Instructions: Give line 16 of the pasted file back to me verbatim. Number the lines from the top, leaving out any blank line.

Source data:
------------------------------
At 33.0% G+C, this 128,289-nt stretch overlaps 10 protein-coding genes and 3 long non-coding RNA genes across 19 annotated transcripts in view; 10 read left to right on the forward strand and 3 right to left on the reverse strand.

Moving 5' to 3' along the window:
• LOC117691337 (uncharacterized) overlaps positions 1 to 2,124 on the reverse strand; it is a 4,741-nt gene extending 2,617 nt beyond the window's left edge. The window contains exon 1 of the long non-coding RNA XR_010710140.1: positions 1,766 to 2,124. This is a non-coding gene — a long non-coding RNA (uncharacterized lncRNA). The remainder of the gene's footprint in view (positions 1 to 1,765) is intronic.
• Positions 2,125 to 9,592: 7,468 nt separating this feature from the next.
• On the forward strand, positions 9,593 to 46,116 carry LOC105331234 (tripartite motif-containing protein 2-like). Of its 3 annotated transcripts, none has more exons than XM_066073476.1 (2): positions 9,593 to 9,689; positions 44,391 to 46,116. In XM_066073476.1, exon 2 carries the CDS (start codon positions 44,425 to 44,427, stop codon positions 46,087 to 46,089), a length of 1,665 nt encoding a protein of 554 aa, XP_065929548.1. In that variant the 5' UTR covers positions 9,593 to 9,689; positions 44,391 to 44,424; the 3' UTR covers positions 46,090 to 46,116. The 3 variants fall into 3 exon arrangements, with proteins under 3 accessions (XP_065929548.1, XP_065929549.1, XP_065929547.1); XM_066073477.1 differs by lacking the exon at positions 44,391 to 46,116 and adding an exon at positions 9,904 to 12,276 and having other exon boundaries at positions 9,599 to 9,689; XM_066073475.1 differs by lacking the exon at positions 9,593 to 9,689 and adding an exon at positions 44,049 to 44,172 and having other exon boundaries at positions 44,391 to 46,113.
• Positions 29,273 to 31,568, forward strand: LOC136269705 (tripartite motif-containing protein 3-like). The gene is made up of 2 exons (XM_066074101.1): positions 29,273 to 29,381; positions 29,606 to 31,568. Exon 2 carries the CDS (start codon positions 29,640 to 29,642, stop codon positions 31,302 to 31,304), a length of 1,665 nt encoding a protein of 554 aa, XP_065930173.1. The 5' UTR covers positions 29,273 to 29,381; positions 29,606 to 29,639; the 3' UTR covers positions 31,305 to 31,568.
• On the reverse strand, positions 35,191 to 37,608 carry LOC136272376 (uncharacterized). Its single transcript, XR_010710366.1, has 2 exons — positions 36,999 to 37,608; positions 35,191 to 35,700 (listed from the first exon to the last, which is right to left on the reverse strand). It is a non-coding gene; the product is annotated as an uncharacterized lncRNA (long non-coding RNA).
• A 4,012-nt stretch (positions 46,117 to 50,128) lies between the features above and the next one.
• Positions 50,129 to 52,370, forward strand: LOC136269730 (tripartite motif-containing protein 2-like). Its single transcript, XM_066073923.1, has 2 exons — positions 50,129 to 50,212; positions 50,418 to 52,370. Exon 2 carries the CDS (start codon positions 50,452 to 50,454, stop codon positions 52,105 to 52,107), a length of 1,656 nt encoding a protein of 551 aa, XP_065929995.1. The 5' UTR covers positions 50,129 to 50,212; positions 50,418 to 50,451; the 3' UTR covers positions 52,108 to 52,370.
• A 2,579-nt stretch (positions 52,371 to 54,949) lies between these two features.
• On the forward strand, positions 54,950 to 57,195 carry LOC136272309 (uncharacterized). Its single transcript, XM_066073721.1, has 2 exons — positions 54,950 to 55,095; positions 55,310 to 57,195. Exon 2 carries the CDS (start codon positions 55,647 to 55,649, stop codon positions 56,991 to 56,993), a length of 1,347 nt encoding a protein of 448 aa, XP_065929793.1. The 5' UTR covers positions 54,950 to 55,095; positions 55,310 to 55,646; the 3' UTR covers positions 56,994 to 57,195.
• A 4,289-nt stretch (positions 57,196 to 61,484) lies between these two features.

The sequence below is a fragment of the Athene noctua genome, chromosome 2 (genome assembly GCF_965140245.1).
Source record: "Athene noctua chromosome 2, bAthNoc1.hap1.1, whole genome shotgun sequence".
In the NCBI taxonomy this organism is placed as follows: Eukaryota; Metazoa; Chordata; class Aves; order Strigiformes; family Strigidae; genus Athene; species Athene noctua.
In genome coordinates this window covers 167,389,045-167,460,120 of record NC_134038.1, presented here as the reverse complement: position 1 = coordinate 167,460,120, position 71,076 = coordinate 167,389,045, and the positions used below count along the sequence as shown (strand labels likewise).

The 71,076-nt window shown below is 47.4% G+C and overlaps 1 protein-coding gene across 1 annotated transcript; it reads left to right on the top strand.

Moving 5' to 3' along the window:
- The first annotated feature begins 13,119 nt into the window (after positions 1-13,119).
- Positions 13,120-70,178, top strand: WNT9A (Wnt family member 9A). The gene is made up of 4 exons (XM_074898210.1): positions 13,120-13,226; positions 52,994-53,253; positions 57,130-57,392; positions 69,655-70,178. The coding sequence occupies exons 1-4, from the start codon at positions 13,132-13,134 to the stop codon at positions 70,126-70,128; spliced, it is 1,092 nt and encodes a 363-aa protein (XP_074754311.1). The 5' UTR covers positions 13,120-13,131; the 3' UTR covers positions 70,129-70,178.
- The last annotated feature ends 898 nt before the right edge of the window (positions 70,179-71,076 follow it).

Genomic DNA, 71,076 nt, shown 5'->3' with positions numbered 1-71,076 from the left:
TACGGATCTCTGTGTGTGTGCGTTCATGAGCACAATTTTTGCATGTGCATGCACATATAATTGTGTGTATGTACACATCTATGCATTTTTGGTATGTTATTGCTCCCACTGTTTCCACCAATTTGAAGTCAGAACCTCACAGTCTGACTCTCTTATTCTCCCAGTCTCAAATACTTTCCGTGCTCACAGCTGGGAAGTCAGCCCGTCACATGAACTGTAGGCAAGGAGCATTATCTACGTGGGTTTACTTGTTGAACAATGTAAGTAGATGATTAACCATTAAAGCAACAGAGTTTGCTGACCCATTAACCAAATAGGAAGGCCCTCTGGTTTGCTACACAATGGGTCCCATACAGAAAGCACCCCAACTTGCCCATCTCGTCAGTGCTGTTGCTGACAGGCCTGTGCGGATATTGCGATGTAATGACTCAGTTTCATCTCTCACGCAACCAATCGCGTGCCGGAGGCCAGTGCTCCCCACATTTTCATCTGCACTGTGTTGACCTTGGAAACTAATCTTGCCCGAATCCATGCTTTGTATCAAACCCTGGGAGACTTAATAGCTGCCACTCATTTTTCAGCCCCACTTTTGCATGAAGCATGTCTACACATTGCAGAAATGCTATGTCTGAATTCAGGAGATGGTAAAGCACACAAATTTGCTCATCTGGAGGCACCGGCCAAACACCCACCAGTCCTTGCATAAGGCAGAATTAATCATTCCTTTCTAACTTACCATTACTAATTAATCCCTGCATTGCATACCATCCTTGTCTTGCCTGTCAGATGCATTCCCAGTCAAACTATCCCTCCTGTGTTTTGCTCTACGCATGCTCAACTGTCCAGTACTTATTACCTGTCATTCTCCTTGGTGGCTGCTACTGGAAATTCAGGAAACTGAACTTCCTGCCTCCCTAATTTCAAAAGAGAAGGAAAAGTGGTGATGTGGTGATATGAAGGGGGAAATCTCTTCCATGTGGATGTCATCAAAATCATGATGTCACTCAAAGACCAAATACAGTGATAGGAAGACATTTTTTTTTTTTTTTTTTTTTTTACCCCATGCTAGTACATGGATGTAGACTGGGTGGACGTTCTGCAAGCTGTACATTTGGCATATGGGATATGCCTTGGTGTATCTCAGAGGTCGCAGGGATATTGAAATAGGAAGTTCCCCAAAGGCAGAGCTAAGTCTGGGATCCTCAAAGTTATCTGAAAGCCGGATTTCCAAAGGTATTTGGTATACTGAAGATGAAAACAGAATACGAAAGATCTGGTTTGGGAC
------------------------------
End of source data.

In genome coordinates this window covers 167,389,045-167,460,120 of record NC_134038.1, presented here as the reverse complement: position 1 = coordinate 167,460,120, position 71,076 = coordinate 167,389,045, and the positions used below count along the sequence as shown (strand labels likewise).